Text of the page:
Men’s Health Week starts today (14 June – 21 June). Did you know one man in five dies before the age of 65?
This is why we are supporting this week organised by the Men’s Health Forum encouraging men to talk about how they feel and better mental health in a Covid-19 world.
This year’s campaign is focused on the #CANDO challenge and five days of the week and five ways to wellbeing. Read more about the challenge.
We asked a variety of men working in the NHS and in health and social care on why they believe it is so important to have open conversations around health.
Take a read of their stories:
“I am fortunate to have a good group of friends and colleagues to talk to and support each other. I would encourage everyone including men to talk to their friends and family and to listen and offer to listen to them also. It may feel difficult for some men to do this but if they can open up it is really helpful even just to offload and it does not always mean a problem has to be solved but just helpful to let it out. By listening to your friends or family it is reciprocal and can feel less like you are a burden to others.
During the pandemic, for the most part it has been fine really. Being so busy with work has been a good distraction overall and kept me up to date with important announcements which meant I did not have to watch the news on TV and become anxious about what was happening by overthinking. I have managed my wellbeing by doing some DIY and using the gyms when they were open. I definitely struggled when the gyms were closed especially in the winter months as I was not very good at exercising at home."
“A big thing for me is to keep active. I love running, walking, being outdoors when I can. I try and eat as well as possible but I’m addicted to sugar and snacks. It's all about the balance of course. During the lockdown, I dusted off my keyboard and took up learning to play from grade 1. I saw improvements but I’m sure I drove my neighbours mad but they were too polite to say anything Staying connected to people is important to me and having a drink and chat is always “therapeutic”.
During Covid-19 and the lockdown restrictions I was distracted with academic work and home renovations that took months so I was completely preoccupied. Being locked down had benefits for me in that it allowed me to slow down, rest a bit and focus on priorities in life such as keeping healthy, staying connected and doing things that bring me joy. On the other hand, once all the distractions had disappeared and It was winter, it was tough, everything started to feel the same and blur into one and things felt tenser. It became even more important to keep active and have supportive routines.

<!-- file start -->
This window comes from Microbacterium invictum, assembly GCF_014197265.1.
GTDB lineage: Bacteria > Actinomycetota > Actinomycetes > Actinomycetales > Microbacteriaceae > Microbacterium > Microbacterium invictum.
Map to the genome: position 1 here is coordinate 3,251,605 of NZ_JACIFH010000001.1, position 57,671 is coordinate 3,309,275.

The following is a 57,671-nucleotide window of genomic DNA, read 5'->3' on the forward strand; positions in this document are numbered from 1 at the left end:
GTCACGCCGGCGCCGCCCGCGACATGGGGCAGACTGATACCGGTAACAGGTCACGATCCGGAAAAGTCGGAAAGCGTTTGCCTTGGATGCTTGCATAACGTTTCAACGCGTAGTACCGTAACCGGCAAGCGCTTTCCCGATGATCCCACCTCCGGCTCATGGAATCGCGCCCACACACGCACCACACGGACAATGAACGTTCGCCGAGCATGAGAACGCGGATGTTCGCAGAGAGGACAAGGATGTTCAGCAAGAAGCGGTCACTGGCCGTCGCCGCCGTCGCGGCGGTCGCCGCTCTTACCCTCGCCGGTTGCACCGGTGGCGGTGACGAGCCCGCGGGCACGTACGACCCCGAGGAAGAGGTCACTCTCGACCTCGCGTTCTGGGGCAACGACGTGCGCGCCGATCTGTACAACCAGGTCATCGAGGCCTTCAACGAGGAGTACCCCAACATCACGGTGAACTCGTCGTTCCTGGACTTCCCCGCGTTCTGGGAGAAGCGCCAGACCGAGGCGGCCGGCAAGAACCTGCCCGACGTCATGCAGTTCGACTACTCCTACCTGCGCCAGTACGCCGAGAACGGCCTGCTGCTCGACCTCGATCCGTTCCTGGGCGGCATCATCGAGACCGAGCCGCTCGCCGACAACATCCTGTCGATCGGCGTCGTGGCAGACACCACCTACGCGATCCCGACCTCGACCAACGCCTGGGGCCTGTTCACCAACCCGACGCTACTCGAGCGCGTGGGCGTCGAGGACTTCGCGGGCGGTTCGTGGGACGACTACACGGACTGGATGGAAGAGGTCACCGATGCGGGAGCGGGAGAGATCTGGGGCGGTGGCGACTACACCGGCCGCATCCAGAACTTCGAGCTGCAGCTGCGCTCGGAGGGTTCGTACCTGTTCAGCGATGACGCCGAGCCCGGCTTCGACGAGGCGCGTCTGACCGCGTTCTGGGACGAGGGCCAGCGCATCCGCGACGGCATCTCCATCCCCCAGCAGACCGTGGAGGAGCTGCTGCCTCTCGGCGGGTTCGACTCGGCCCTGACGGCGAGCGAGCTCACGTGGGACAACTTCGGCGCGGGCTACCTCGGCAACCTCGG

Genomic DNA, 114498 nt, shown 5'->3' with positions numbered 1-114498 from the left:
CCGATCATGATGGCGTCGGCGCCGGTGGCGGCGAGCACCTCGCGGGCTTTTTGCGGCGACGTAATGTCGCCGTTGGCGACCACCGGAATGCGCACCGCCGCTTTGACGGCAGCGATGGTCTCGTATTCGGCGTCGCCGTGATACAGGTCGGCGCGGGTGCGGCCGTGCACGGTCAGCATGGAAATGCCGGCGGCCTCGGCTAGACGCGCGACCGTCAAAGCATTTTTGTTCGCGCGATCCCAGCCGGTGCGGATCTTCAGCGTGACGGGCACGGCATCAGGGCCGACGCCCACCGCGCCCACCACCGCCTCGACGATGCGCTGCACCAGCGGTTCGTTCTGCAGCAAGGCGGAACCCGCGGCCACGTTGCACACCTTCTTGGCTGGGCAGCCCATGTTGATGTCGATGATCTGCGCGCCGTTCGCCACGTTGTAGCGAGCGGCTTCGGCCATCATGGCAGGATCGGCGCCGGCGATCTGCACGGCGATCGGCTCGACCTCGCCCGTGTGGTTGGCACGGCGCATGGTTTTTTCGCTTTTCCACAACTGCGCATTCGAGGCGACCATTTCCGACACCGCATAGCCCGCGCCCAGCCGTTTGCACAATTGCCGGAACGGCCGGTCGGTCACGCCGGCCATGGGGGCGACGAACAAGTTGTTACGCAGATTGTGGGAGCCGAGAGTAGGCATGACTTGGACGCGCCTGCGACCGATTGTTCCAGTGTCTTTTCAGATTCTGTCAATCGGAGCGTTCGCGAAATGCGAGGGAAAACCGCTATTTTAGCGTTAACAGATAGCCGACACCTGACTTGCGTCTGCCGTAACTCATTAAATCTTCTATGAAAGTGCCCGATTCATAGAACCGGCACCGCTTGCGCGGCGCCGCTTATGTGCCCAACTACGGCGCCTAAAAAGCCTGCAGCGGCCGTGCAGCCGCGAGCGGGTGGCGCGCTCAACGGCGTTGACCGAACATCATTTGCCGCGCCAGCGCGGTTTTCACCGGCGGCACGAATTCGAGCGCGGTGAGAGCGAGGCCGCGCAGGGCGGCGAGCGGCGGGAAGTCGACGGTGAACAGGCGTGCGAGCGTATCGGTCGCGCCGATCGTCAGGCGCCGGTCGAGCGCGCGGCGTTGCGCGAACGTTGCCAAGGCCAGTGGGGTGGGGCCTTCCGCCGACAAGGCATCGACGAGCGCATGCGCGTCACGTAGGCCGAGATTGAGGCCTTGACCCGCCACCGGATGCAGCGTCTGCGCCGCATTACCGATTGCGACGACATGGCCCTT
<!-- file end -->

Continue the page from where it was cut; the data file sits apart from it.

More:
I would say that it is important to feel safe enough to open up. If you don’t feel safe, then revaluate the people, things and support you have around you. It's ok to ask for help. Start by talking to a professional or a close friend/family member then find your tribe of like-minded men/people on a similar journey from there.
Society has made it hard for men to talk about feelings, especially publicly but lastly only we can take responsibility for how we think and feel in the end. The new brave is vulnerability and honesty.”
“During the Covid-19 pandemic, I was lucky in a way to be a keyworker and able to go to work on a regular basis which kept my mind focused on helping others on the unit. Normally outside work, I am an enthusiastic gym goer and would go around 4 times a week which helps me with managing my mental health.
However, as these were closed, it was a hard struggle to find the motivation to do it at home but I did do some exercise. I was able to meet with my personal trainer outside in the park. I enjoyed watching new series and films on Netflix and going back through my childhood Disney films”
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